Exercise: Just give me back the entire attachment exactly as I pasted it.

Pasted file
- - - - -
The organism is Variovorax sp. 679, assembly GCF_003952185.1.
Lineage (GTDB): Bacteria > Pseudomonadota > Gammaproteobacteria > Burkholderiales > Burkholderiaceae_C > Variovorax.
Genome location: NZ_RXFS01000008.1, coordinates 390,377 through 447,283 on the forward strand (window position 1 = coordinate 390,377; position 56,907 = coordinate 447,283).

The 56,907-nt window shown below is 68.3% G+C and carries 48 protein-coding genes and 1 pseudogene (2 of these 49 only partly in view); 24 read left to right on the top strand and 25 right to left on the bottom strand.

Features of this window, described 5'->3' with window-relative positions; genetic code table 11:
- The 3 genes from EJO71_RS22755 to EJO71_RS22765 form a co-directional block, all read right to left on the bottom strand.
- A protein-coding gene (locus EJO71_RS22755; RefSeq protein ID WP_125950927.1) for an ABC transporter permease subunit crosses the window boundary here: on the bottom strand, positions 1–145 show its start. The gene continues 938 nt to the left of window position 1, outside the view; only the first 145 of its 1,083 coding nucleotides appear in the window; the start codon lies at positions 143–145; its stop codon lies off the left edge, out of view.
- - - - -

The organism is Variovorax sp. 679, assembly GCF_003952185.1.
Lineage (GTDB): Bacteria > Pseudomonadota > Gammaproteobacteria > Burkholderiales > Burkholderiaceae_C > Variovorax.
Genome location: NZ_RXFS01000008.1, coordinates 390,377 through 447,283 on the forward strand (window position 1 = coordinate 390,377; position 56,907 = coordinate 447,283).

The 56,907-nt window shown below is 68.3% G+C and carries 48 protein-coding genes and 1 pseudogene (2 of these 49 only partly in view); 24 read left to right on the top strand and 25 right to left on the bottom strand.

Features of this window, described 5'->3' with window-relative positions; genetic code table 11:
- The 3 genes from EJO71_RS22755 to EJO71_RS22765 form a co-directional block, all read right to left on the bottom strand.
- A protein-coding gene (locus EJO71_RS22755; RefSeq protein ID WP_125950927.1) for an ABC transporter permease subunit crosses the window boundary here: on the bottom strand, positions 1–145 show its start. The gene continues 938 nt to the left of window position 1, outside the view; only the first 145 of its 1,083 coding nucleotides appear in the window; the start codon lies at positions 143–145; its stop codon lies off the left edge, out of view.